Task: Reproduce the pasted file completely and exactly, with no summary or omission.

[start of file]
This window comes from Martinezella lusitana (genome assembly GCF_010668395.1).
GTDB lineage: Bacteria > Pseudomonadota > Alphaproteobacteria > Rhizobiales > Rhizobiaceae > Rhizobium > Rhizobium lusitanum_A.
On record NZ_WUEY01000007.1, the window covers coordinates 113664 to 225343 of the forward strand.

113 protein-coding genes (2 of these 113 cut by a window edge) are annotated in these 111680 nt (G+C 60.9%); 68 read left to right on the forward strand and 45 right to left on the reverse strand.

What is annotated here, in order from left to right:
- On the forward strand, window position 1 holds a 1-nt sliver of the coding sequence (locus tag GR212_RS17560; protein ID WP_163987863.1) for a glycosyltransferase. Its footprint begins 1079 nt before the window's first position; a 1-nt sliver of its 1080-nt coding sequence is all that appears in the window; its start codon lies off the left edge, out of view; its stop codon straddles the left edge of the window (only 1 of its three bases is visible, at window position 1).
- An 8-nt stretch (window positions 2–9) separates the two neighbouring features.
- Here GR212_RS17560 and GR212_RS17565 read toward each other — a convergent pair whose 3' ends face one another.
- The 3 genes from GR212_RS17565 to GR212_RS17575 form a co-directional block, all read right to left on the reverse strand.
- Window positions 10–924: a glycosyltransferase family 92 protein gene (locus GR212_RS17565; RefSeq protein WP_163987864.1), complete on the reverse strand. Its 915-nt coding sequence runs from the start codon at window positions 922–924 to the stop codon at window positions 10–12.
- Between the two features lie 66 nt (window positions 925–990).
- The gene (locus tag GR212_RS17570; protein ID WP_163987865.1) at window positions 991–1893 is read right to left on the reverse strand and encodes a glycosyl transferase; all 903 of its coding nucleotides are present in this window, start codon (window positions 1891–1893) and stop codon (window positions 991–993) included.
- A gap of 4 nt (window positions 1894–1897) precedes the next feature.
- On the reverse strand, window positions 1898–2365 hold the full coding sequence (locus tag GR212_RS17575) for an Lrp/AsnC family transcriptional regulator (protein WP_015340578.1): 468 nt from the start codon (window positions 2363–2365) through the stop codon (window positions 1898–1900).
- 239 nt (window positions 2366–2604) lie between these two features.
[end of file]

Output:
This window comes from Martinezella lusitana (genome assembly GCF_010668395.1).
GTDB lineage: Bacteria > Pseudomonadota > Alphaproteobacteria > Rhizobiales > Rhizobiaceae > Rhizobium > Rhizobium lusitanum_A.
On record NZ_WUEY01000007.1, the window covers coordinates 113664 to 225343 of the forward strand.

113 protein-coding genes (2 of these 113 cut by a window edge) are annotated in these 111680 nt (G+C 60.9%); 68 read left to right on the forward strand and 45 right to left on the reverse strand.

What is annotated here, in order from left to right:
- On the forward strand, window position 1 holds a 1-nt sliver of the coding sequence (locus tag GR212_RS17560; protein ID WP_163987863.1) for a glycosyltransferase. Its footprint begins 1079 nt before the window's first position; a 1-nt sliver of its 1080-nt coding sequence is all that appears in the window; its start codon lies off the left edge, out of view; its stop codon straddles the left edge of the window (only 1 of its three bases is visible, at window position 1).
- An 8-nt stretch (window positions 2–9) separates the two neighbouring features.
- Here GR212_RS17560 and GR212_RS17565 read toward each other — a convergent pair whose 3' ends face one another.
- The 3 genes from GR212_RS17565 to GR212_RS17575 form a co-directional block, all read right to left on the reverse strand.
- Window positions 10–924: a glycosyltransferase family 92 protein gene (locus GR212_RS17565; RefSeq protein WP_163987864.1), complete on the reverse strand. Its 915-nt coding sequence runs from the start codon at window positions 922–924 to the stop codon at window positions 10–12.
- Between the two features lie 66 nt (window positions 925–990).
- The gene (locus tag GR212_RS17570; protein ID WP_163987865.1) at window positions 991–1893 is read right to left on the reverse strand and encodes a glycosyl transferase; all 903 of its coding nucleotides are present in this window, start codon (window positions 1891–1893) and stop codon (window positions 991–993) included.
- A gap of 4 nt (window positions 1894–1897) precedes the next feature.
- On the reverse strand, window positions 1898–2365 hold the full coding sequence (locus tag GR212_RS17575) for an Lrp/AsnC family transcriptional regulator (protein WP_015340578.1): 468 nt from the start codon (window positions 2363–2365) through the stop codon (window positions 1898–1900).
- 239 nt (window positions 2366–2604) lie between these two features.